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Abraham Lincoln:Vampire Hunter - Film Review

By Owen Nicholls

Posted on 23 Jun 12

 
 

As the first half of 2012 draws to a close, now is as fitting a time as ever to reflect back on some of the surprising images that the celluloid world has offered us thus far. We've witnessed pre-pubescents murderalised to the sound of thunderous applause (and healthy box office) via The Hunger Games, we've seen a merman devour a West Winger thanks to Cabin In The Woods and not but last week cinemagoers gazed upon the unlikely sight of R-Pattz having his sphincter inspected in the back of a stretch limo.



What we haven't seen yet is a film in which a future President chases a vampire through a stampede of horses, nimbly leaping from equine to equine with the deftness of Roger Moore atop a series of crocodiles before said President is floored by a stallion flung by said nightwalker. That is until now. Ladies and Gentleman, may we present Abraham Lincoln: Vampire Hunter.



We begin in 1865 as President Abraham Lincoln presents his story of his history, reflecting that the pages of the past are best proffered through less than accurate accounts. What follows is a tale so wonderfully preposterous and academia offending that it makes Quentin Tarantino's Inglorious Basterds look like the truly deserving winner of Best Documentary at the 2008 Academy Awards. And if QT can have Eli Roth machine gunning Adolf to an early grave why can't Burton and Bekmambetov have the 16th President of the United States lopping of the heads of the undead with a silvery axe? Why not indeed.



If the idea offends that Abe's primary concern when signing the emancipation proclamation was not to make men equal but to fend of a Vampiric army and that his third son succumbed not to typhoid but to a pesty fanged bitch, the issue of history rewrite shouldn't affect the enjoyment one iota. In the same way that a tiny percent of the population where surprised to learn that the Titanic was an actual ship and not just a plot device to get Leo to cop a feel of Kate, anyone stupid enough to confuse popcorn movies with reality deserves neither your time nor your oxygen.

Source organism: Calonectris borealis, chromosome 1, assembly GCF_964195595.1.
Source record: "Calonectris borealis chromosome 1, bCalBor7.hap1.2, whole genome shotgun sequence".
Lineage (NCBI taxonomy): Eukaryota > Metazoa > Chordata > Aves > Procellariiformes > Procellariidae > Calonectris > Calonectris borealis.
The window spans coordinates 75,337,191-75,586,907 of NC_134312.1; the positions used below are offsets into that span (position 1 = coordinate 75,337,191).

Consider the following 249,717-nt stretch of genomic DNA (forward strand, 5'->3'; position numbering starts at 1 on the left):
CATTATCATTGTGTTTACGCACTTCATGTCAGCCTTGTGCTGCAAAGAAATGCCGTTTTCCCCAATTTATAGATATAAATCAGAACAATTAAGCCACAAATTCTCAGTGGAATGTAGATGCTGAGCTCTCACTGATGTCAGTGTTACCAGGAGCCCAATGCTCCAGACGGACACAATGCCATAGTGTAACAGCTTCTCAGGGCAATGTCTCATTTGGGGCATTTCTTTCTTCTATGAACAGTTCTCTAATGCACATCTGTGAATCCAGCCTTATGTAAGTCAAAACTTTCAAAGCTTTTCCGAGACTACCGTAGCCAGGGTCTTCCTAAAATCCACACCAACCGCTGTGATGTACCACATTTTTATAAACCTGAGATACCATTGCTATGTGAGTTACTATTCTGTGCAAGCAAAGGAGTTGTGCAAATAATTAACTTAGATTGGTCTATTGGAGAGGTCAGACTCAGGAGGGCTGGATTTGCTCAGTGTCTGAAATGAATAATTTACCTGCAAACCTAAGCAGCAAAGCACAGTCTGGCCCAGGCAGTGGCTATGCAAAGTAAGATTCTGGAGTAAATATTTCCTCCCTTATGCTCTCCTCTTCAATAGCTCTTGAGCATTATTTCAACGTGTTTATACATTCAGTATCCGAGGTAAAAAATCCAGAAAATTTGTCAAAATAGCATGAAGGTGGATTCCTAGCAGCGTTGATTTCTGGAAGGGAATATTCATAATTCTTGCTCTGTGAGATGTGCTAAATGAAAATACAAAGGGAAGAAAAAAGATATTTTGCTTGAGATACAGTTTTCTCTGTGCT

The issue at hand, and one that will dictate your fundamental enjoyment of Abraham Lincoln: Vampire Hunter, is instead one which questions what kind of movie this is. As hard as it is to believe it isn't a tongue-in-cheek, ironic film. For vast amounts of the running time Abraham Lincoln: Vampire Hunter attempts to be a serious movie. Even typing that sentence seems ludicrous but once more for the people in the cheap seats, Abraham Lincoln: Vampire Hunter, a film in which Abraham Lincoln hunts vampires, spends far too long believing it is something other than it clearly is.

What it should be is a joyfully macabre, delightfully bloody, big middle finger to pretension and pompousness. And occasionally, especially when ol' mutton chops is swinging his axe, it is. But it isn't for enough of the time. In fact, when the scenes which make the ticket purchase worthwhile (the horse stampede and the final train assault) your rightful laughter is at odds with what you've been shown in regards to slavery and the maudlin effect of a mother's death on her son. The horrendous thought that your guffawing at the hilarity on show later is not what the filmmakers intended is a feeling that's almost impossible to shake.


Even subtracting the confusion of the directors intent, the film still fails with structuring events with even the slightest bit of cohesion (witness the appalling romance, which neither performer can claim fault to) and the tired references to Mr. Lincoln's hat, honesty and fateful trip to the theatre evoke a level of screenwriting that monkeys with typewriters would be ashamed to hand in.

One thing is for sure, you'll never look at a 5 Dollar Bill in the same way again.

Verdict
As period horror Abraham Lincoln: Vampire Hunter is mundane and nonsensical. As a SFX heavy blockbuster it's side clutchingly awful in the best possible way. See it for two of the most memorably silly set pieces you'll witness this or any other year.

 
 
 
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